Ingesters in FeatureBase are stateless and can be deployed in containers and easily scaled up and down. FeatureBase is stateful and has widely varying hardware requirements depending on the size of the data and query workload. FeatureBase can also be scaled up and down, but there’s enough overhead in this process that you wouldn’t want to be resizing it constantly in response to shifting demand. You may also need to adjust some operating system configuration features to take full advantage of larger systems.
If possible, determine the rough dimensions of the data you’ll be storing in FeatureBase. The most important factors are the number of records, number of fields, type of each field (as it will be indexed in FeatureBase), and the cardinality of each field (number of distinct values).
FeatureBase breaks data into shards which are, by default, 2^20 (1,048,576) records. It is useful to figure out approximately how large each of your shards will be, and then use that to extrapolate memory requirements. The most accurate way to do this is to load a shard’s worth of data into FeatureBase and measure its size on disk. Below is a table of some typical field configurations, and how much space they use, as a starting point for estimating hardware sizes. Please keep in mind that depending on data distribution, the actual size in your case might vary significantly from these numbers.
Depending on your storage backend, memory usage and disk usage can both vary. In general, you want at least a bit more memory than the on-disk storage of your data, possibly as much as twice as much memory available. This memory may look like it’s directly being used by the FeatureBase engine, or may just be kernel disk caches.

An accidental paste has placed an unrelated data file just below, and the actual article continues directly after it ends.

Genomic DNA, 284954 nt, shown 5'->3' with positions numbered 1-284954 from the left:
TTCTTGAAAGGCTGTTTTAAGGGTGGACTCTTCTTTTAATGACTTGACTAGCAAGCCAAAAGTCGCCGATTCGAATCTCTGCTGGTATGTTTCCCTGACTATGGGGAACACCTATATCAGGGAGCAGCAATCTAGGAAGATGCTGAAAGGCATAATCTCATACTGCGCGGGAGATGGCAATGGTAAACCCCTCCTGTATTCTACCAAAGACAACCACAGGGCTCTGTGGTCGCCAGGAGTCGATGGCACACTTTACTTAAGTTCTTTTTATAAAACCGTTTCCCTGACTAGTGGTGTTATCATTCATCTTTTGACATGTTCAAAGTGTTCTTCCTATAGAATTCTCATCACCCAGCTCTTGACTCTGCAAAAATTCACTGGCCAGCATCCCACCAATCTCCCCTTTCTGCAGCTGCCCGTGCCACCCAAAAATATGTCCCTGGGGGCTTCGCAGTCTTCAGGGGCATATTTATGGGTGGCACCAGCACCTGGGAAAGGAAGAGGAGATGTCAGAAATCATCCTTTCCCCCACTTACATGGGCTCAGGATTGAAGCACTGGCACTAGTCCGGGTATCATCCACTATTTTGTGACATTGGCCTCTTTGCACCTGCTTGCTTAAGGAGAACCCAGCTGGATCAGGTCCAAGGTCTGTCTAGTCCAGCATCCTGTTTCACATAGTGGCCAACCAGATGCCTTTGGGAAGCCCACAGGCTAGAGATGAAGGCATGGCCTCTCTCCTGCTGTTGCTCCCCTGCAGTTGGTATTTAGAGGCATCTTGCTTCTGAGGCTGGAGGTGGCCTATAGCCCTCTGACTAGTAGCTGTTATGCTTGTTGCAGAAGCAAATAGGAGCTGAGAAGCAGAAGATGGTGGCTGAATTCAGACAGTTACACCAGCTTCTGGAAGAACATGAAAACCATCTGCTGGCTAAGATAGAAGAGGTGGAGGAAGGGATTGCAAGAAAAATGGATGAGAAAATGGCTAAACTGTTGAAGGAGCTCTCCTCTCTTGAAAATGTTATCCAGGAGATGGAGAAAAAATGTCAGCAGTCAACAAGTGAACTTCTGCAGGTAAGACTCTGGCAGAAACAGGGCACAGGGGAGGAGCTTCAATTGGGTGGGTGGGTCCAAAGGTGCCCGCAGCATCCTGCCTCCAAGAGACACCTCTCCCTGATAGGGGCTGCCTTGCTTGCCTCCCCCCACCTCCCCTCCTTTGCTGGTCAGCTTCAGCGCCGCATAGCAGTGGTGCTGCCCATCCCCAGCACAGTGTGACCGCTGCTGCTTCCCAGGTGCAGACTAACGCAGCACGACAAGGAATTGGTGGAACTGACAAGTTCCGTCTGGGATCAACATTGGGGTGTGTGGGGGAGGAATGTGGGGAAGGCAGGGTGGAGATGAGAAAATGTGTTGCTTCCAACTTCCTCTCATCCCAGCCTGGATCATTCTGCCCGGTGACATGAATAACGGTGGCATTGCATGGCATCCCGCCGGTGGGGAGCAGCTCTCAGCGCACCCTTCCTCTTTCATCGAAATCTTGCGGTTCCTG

The rough formula for calculating total cluster data storage (across all hosts) is
For more detailed information on data size, see the Data Modeling section.
|Field Type||Cardinality||Size (per shard)|
|Int||20 Million||3.1 MB|
|Int||10 Billion||4.3 MB|
|Set/Bool/Mutex (sparse)||500||2.1 MB|
|Set/Bool/Mutex (sparse)||1000||2.2 MB|
|Set (dense)||10||1.3 MB|
|Set (dense)||100||13 MB|
As a worked example, if you expected to have about 100 million records, with the set of fields above, the calculation would look like:
(100,000,000/1,048,576)*(3.1+4.3+1+0.3+2.1+2.2+1.3+13)*2 = 5207MB ~= 5GB of disk storage across your whole cluster. If you were using a single node, you’d want at least 8-10GB of available memory for it.
When you split a cluster into multiple nodes, each node will have some duplication and overhead. So, if you were using 5GB on a single node, and switched to 5 nodes, you should budget for at least 2GB of storage on each node.
For disk size requirements, refer to the memory section. Faster disks such as SSDs will affect startup time and ingest performance. Read performance may be affected by disk speed, depending on your backend, but if you have enough memory, the kernel will usually keep everything in disk cache anyway.
In general, adding more CPU cores to a FeatureBase cluster improves query latency and throughput. For a single query, FeatureBase fans the query out to all shards which have data pertinent to the query, and each shard can be processed concurrently by a different CPU core. Adding cores past the number of shards in the cluster will not improve single query performance, though it will help with query throughput in the case of concurrent query loads. The number of CPU cores to allocate depends on latency needs, query workload, and data size and structure. A reasonable starting point might be to allocate 1 core for every 10 shards. You should also aim to provide at least one more core for general overhead not specific to processing results from shards.
While network typically isn’t a bottleneck, FeatureBase hosts should typically be on the same LAN to minimize latency. Use placement groups (in AWS) or similar functionality to ensure minimum latency between hosts.
- All FeatureBase hosts should be the same size. FeatureBase doesn’t currently have the ability to shard data unevenly, so adding hosts of different sizes limits utilization to the size of the smallest host.
- Typical databases have fewer but larger hosts — 8+ cores and 16+GB of RAM are typical.
- OS: a recent version of Linux.
- Filesystem: Most options will work well. We have occasionally encountered problems with file truncation on XFS, so we do not recommend it.